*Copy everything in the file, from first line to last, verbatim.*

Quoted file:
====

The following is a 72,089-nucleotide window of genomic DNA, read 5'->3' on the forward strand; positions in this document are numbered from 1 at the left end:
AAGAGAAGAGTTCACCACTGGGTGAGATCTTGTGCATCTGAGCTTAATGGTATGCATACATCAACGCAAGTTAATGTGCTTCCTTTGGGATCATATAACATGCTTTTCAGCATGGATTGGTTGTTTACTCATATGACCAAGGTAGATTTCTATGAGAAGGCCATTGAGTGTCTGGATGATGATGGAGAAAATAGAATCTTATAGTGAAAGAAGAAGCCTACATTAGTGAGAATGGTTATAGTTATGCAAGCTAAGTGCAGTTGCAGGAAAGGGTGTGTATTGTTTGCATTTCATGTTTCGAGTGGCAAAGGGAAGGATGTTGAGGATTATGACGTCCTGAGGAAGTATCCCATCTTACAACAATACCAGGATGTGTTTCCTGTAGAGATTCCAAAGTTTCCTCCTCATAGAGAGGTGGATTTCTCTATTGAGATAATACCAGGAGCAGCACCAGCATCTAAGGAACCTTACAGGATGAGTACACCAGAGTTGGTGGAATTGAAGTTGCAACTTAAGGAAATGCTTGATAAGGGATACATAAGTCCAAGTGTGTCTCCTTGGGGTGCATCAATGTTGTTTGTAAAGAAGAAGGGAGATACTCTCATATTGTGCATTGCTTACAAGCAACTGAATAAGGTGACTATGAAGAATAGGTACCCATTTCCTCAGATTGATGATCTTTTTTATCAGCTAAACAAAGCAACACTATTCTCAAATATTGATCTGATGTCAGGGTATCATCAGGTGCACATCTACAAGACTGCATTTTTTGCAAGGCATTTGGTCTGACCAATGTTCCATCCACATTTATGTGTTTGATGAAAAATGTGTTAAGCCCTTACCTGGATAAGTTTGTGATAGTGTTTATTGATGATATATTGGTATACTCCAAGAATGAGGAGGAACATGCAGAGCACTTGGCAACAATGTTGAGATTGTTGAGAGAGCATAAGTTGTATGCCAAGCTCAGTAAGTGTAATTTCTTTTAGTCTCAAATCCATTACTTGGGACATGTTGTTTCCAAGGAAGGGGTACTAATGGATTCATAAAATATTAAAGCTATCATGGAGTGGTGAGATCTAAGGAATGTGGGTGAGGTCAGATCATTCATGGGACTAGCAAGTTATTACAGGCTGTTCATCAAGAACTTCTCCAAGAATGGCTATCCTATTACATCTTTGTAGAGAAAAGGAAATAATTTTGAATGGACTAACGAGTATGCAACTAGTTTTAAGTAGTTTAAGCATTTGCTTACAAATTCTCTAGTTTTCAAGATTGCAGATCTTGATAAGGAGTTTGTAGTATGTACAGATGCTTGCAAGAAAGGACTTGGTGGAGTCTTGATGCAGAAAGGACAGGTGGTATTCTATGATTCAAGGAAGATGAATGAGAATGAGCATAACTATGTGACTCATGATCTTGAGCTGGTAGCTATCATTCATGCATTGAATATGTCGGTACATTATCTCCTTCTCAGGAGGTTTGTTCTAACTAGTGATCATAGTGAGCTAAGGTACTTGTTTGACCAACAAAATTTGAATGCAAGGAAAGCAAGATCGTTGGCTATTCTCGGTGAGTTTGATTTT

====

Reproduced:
The following is a 72,089-nucleotide window of genomic DNA, read 5'->3' on the forward strand; positions in this document are numbered from 1 at the left end:
AAGAGAAGAGTTCACCACTGGGTGAGATCTTGTGCATCTGAGCTTAATGGTATGCATACATCAACGCAAGTTAATGTGCTTCCTTTGGGATCATATAACATGCTTTTCAGCATGGATTGGTTGTTTACTCATATGACCAAGGTAGATTTCTATGAGAAGGCCATTGAGTGTCTGGATGATGATGGAGAAAATAGAATCTTATAGTGAAAGAAGAAGCCTACATTAGTGAGAATGGTTATAGTTATGCAAGCTAAGTGCAGTTGCAGGAAAGGGTGTGTATTGTTTGCATTTCATGTTTCGAGTGGCAAAGGGAAGGATGTTGAGGATTATGACGTCCTGAGGAAGTATCCCATCTTACAACAATACCAGGATGTGTTTCCTGTAGAGATTCCAAAGTTTCCTCCTCATAGAGAGGTGGATTTCTCTATTGAGATAATACCAGGAGCAGCACCAGCATCTAAGGAACCTTACAGGATGAGTACACCAGAGTTGGTGGAATTGAAGTTGCAACTTAAGGAAATGCTTGATAAGGGATACATAAGTCCAAGTGTGTCTCCTTGGGGTGCATCAATGTTGTTTGTAAAGAAGAAGGGAGATACTCTCATATTGTGCATTGCTTACAAGCAACTGAATAAGGTGACTATGAAGAATAGGTACCCATTTCCTCAGATTGATGATCTTTTTTATCAGCTAAACAAAGCAACACTATTCTCAAATATTGATCTGATGTCAGGGTATCATCAGGTGCACATCTACAAGACTGCATTTTTTGCAAGGCATTTGGTCTGACCAATGTTCCATCCACATTTATGTGTTTGATGAAAAATGTGTTAAGCCCTTACCTGGATAAGTTTGTGATAGTGTTTATTGATGATATATTGGTATACTCCAAGAATGAGGAGGAACATGCAGAGCACTTGGCAACAATGTTGAGATTGTTGAGAGAGCATAAGTTGTATGCCAAGCTCAGTAAGTGTAATTTCTTTTAGTCTCAAATCCATTACTTGGGACATGTTGTTTCCAAGGAAGGGGTACTAATGGATTCATAAAATATTAAAGCTATCATGGAGTGGTGAGATCTAAGGAATGTGGGTGAGGTCAGATCATTCATGGGACTAGCAAGTTATTACAGGCTGTTCATCAAGAACTTCTCCAAGAATGGCTATCCTATTACATCTTTGTAGAGAAAAGGAAATAATTTTGAATGGACTAACGAGTATGCAACTAGTTTTAAGTAGTTTAAGCATTTGCTTACAAATTCTCTAGTTTTCAAGATTGCAGATCTTGATAAGGAGTTTGTAGTATGTACAGATGCTTGCAAGAAAGGACTTGGTGGAGTCTTGATGCAGAAAGGACAGGTGGTATTCTATGATTCAAGGAAGATGAATGAGAATGAGCATAACTATGTGACTCATGATCTTGAGCTGGTAGCTATCATTCATGCATTGAATATGTCGGTACATTATCTCCTTCTCAGGAGGTTTGTTCTAACTAGTGATCATAGTGAGCTAAGGTACTTGTTTGACCAACAAAATTTGAATGCAAGGAAAGCAAGATCGTTGGCTATTCTCGGTGAGTTTGATTTT